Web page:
Dilla was exactly the right age to invent hip-hop, and started rapping at an early age and working with other Detroit rappers, some of whom joined him in Slum Village, a group called I’ve Ever Got into me-as fundamental as beats are to hip-hop, rap is even more so, and none of these guys, including Dilla himself, was a master of rhyme or flow. But that matters little in terms of Dilla’s artistic legacy, as Slum Village’s setbacks pale in comparison to the excitement this reclusive young regional beatmaker sparked among hip-hop connoisseurs. Prior to the late ’90s, he had active working relationships with the two smartest movers on the cutting edge of the commercial hip-hop universe, Q-Tip of A Tribe Called Quest and Questlove of the Roots. And so in 2000 came the r&b breakthrough Jesus D’Angelo Voodooproduced by a free collective called the Soulquarians led by the two Q’s and Dilla, who months later were also aware of rapper Common’s breakthrough Like water for chocolate. As is natural with the albums you love, I had long heard both in terms of their leaders – the soulful hyperbolist D’Angelo, the diehard preacher Common. Dilla’s hour alerted me to the deft and decisive way the production undermines and contextualizes both types of exaggeration.

Those two albums turned Dilla, who was already paid, into an official big deal—tragically, a big deal that would be dead in six years. While it was definitely his kidneys that killed him, it’s not as if Dilla gravitated towards the typical hyperintelligent introvert’s lifestyle. As soon as he started making decent money, he dove into the Detroit strip club scene. He loved high-end clothes and expensive cars as much as the next rapper. And although he had real relationships, he fucked a lot, fathering a barely recognized daughter and breaking up with the mother of another in a row that didn’t have to be decisive. His mother Maureen, the heroic chief caretaker of his grueling years of decline (with significant financial and other help from Common), had her own stubborn problems galore, and the debts her son had incurred were enormous – it was 2017 before the Dilla Foundation she created had paid off her tax obligations and started paying her heirs instead. But even as life drained him, the legend of Dilla was already turning him into a not-so-secret cult hero, and so there were other sources of income as Dilla tributes and festivals sprang up everywhere. In one resounding case, the Smithsonian’s National Museum of African American History and Culture obtained and exhibited its Moog and MPC.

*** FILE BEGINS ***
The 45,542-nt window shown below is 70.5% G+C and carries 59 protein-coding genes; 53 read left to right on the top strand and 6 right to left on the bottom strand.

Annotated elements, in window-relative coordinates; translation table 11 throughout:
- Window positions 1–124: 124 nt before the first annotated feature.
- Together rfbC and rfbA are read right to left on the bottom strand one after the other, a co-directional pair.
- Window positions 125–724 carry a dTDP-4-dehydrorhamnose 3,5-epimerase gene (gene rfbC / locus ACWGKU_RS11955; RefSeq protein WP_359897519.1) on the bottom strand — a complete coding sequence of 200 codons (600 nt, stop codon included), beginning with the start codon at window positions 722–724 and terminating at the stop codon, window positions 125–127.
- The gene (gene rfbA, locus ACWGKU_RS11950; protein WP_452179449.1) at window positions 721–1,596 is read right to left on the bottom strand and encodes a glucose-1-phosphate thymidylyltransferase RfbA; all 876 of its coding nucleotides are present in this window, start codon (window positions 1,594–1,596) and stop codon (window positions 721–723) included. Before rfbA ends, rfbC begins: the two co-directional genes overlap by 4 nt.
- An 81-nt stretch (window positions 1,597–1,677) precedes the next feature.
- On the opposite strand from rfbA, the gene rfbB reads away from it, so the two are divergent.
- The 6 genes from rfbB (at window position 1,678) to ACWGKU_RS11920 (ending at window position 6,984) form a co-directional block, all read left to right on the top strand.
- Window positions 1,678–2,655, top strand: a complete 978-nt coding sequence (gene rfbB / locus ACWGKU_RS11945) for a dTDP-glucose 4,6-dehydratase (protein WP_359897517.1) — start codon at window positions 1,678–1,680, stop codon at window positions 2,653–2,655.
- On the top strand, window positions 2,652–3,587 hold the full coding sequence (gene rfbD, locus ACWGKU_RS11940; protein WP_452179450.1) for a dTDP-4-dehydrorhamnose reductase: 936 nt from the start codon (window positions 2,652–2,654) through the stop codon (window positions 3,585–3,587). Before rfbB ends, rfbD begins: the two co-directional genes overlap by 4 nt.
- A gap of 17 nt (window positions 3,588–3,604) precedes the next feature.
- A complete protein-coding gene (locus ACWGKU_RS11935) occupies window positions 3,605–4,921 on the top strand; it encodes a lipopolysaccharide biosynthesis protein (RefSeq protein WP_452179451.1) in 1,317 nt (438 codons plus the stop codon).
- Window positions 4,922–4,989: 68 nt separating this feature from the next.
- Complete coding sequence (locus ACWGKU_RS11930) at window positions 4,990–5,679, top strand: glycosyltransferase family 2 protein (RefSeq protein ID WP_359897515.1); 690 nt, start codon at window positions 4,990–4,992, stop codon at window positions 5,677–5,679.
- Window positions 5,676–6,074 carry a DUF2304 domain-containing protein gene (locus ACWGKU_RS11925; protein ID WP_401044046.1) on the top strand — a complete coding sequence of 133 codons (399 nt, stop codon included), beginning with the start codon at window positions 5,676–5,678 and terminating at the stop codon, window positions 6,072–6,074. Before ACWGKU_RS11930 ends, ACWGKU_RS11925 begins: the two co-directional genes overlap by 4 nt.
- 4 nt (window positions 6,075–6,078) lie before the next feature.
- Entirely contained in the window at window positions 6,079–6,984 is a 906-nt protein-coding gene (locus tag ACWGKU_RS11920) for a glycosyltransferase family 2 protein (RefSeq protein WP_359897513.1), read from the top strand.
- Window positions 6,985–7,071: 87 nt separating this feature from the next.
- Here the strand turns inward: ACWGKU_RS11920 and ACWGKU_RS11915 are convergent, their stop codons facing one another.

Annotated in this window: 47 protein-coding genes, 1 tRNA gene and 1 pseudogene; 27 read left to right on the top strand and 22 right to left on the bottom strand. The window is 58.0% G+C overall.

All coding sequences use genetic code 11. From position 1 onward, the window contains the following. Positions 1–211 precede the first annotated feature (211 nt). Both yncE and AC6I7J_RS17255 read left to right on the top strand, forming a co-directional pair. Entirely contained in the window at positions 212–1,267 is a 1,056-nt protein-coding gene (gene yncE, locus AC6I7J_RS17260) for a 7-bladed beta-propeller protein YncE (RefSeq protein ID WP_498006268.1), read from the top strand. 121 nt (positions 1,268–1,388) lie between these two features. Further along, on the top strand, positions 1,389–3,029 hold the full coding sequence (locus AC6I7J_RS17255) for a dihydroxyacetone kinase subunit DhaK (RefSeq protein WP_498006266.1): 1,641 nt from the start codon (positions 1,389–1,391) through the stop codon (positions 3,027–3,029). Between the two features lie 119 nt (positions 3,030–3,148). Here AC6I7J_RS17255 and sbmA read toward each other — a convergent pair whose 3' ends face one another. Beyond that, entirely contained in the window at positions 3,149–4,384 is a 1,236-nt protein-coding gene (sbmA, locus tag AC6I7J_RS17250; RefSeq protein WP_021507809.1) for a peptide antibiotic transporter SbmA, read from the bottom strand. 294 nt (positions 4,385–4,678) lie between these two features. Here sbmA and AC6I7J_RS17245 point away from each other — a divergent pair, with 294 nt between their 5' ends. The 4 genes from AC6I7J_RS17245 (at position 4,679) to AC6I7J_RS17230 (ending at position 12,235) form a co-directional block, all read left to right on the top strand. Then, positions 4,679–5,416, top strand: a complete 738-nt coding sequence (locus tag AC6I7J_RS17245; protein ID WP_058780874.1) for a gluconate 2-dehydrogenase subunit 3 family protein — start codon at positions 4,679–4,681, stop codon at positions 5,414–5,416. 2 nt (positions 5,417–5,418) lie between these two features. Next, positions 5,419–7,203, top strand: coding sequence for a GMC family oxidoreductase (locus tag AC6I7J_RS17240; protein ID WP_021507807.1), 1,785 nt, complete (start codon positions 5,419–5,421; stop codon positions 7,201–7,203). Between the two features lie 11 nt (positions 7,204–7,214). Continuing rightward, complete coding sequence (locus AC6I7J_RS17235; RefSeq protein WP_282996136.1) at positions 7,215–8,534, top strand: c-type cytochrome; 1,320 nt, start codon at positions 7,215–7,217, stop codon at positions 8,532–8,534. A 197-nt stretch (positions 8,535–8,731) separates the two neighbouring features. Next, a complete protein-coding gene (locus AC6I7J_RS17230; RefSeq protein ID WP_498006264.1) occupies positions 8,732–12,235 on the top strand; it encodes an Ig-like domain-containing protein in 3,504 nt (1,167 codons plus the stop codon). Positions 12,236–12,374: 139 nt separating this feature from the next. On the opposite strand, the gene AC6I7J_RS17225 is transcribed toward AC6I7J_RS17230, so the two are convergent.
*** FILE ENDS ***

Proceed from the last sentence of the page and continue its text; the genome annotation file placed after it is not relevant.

But more important, according to Charnas, was how ubiquitous Dilla’s rhythmic uses have become, not because her death brought musical attention, but because their time had come. There are now multiple musicology theses devoted to variations on the thesis that the European concept of rigid note value only began to loosen up as we all know with ragtime and its myriad offshoots. No doubt another genius would have brought this thesis to life if Dilla hadn’t. But historically, it was a shy stutterer whose father played bass on his belly who launched him into a world charged with determining what comes next.

Veteran rock critic Robert Christgau And it doesn’t stop newsletter appears weekly on Substack.

How J Dilla turned the sound of error into a whole new beat